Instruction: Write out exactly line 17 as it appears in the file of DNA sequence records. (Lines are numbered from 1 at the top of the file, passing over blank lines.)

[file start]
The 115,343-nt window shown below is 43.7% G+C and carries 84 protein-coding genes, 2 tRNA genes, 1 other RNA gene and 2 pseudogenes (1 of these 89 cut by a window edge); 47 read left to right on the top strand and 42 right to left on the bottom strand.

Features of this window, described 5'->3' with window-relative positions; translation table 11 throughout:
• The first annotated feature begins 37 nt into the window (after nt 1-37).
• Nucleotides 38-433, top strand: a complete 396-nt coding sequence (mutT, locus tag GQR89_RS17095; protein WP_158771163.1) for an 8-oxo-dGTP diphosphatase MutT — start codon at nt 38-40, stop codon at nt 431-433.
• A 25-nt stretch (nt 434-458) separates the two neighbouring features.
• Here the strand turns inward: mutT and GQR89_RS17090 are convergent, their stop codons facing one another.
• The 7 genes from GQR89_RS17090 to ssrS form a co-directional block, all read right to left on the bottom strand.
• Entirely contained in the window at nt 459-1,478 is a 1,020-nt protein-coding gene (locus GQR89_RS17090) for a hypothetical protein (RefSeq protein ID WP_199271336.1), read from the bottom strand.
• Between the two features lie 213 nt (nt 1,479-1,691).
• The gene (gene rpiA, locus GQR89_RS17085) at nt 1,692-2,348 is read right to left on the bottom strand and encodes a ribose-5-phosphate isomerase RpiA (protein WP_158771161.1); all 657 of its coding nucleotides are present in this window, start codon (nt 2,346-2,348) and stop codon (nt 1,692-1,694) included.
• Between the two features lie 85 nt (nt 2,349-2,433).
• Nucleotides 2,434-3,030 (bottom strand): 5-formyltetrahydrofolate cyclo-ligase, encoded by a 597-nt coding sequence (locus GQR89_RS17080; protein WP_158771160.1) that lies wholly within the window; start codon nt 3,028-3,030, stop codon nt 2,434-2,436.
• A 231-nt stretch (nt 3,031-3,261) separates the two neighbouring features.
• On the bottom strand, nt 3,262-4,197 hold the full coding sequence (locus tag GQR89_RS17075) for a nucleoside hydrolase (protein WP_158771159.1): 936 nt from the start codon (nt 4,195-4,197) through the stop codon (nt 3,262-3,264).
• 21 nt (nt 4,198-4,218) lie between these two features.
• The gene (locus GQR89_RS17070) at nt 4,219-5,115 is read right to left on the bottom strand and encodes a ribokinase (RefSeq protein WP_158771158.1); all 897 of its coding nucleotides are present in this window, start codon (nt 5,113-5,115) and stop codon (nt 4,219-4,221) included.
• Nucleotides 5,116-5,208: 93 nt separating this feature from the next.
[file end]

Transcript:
• Nucleotides 5,116-5,208: 93 nt separating this feature from the next.